“You’d be a fool to miss this rich glimpse into a future of foul language, fouler deeds, and despicable darkness.”
February 24, 2012
Archway Theatre, Horley
The Archway Theatre served up a delightfully sinister treat on Friday 24 February with a darkly comic performance of Martin McDonagh’s harrowing tale ‘The Pillowman’.
With intriguing manipulation of the limited stage space available, Chris Dangerfield’s production allowed the talented actors space to breathe and inhabit their roles – a success given that the majority of the play is set in an interrogation room within a totalitarian dictatorship.
The play centres around the fate of Katurian (Jerrard Moore), who is hauled into an interrogation room with no clues to his crime (save for a box of his stories), and his brother Michal (Trefor Levins), who is described as “slow to get things”.
Katurian is interviewed by detectives Tupolski (Gary Andrews) and Ariel (Matt Henry), who take on the standard ‘good cop/bad cop’ dynamic initially. While it appears Katurian’s crime may be in hiding subversive political messages within his writing, the story begins to take a more sinister turn; after a number of strikingly similar child killings in the area, we are left to face the uncomfortable issues of torture, suicide, child abuse, and murder, with the past unravelling in a chaotic manner for all involved, with Katurian and Michal’s relationship tested to the limit.The acts are intercut with wonderfully anarchic sequences from Katurian’s tales, providing a counter-balance to the stark banality of the interrogation room, and emphasising the importance, and dangers, of power of the imagination.
The core strength of the production is that while dealing with horrific issues, the rapid, natural flow between the actors, had many in the audience howling with laughter. The first act works exceptionally well as a comedy of errors, full of repeated lines, double meanings, and comic misunderstandings, and this was in no small part due to the performances from the talented cast.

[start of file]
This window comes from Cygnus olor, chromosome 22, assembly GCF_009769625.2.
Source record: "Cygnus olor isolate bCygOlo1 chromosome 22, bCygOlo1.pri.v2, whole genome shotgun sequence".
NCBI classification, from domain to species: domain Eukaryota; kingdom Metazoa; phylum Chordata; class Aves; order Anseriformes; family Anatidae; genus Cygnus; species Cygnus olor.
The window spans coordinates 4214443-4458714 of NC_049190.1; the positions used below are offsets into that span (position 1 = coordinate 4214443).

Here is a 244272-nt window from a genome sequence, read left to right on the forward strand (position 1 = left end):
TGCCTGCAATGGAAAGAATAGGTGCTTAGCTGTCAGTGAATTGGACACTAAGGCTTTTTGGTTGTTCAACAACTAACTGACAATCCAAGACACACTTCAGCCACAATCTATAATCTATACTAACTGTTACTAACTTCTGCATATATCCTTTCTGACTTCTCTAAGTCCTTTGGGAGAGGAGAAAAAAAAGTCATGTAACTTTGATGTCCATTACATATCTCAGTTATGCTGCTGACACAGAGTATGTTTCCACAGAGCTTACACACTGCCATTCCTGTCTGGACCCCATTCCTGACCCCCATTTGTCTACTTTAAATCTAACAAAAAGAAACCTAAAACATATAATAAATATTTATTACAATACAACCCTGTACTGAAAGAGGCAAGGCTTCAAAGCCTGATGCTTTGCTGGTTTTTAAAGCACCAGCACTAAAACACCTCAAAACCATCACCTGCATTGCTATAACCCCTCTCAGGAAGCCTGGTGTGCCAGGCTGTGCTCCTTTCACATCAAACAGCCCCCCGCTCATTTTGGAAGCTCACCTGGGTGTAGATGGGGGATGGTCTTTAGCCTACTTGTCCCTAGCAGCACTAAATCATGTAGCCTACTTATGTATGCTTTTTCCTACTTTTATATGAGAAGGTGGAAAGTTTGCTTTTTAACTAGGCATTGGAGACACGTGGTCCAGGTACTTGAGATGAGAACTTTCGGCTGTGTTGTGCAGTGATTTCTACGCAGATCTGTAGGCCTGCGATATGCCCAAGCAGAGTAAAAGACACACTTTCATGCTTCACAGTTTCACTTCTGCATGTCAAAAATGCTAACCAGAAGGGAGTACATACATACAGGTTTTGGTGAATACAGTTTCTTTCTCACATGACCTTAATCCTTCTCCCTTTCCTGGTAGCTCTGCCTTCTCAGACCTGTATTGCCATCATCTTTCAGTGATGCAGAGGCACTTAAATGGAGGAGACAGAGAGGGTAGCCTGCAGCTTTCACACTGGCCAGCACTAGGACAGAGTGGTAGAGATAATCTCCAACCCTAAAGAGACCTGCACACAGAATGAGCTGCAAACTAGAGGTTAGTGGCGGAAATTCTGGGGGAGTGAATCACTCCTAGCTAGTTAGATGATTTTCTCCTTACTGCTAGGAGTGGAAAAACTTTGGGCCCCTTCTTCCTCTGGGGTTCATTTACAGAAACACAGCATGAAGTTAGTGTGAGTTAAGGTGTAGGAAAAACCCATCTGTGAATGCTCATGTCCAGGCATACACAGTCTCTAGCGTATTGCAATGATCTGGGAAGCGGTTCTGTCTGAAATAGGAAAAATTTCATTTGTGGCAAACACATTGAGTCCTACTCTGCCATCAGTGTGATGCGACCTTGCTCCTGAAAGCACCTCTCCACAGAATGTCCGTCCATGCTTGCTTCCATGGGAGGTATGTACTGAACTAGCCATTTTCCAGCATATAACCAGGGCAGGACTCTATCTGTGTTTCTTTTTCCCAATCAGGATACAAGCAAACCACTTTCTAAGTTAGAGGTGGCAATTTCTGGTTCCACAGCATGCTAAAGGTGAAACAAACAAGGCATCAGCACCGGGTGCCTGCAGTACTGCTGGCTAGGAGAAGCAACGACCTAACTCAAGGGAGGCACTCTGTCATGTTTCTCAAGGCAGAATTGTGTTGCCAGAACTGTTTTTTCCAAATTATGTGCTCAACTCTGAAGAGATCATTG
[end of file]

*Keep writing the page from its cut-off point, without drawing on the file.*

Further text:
In particular, Henry as Ariel delivers a fantastic lesson in barely suppressed rage, yet he lent the role enough humanity and humour so that we could understand, and even side with, a foul-mouthed, violent puppet of the state. If anything, the playful Tupolski – handled expertly by Andrews – is the truly terrifying figure, full of empty smiles and delusions of grandeur that seem to thrive within a dystopian society, revelling in his role as judge, jury and executioner.
Moore inhabits the role of Katurian passionately, particularly in the helpless, apologetic nature with which he pre-empts accusations of ulterior motives in the face of oppression, looking every inch the leftist writer he appears to be being accused of. Levins provides the comic relief as Michal, but also, ultimately, the most harrowing, moving moments of the play. Levins’ exposition of Michal’s deeds is devastatingly frank, with his sudden mood swings wildly giving the character plausibility, while the supporting cast handle the back-story with a wonderfully macabre humour that fits the nightmarish sequences perfectly.
One criticism would be that the interval seemed a little too late in coming, and the play felt a tad disjointed as a result – the tight, taught dialogue would perhaps benefit from being delivered in smaller chunks, and for such a grisly tale, there’s little in the way of gore. However, if you’ve enjoyed anything from The Handmaid’s Tale to Hansel and Gretel, you’d be a fool to miss this rich glimpse into a future of foul language, fouler deeds, and despicable darkness.
Katurian: Jerrard Moore
Tupolski: Gary Andrews
Ariel: Matt Henry
Michal: Trefor Levins
Mum and Dad: Mandy Humphrey and Mark Bell-Chambers
Girl/Little Jesus/Young Micha: Erin Cornell
Young Katurian/Blind Man: Tom Robinson
Director: Chris Dangerfield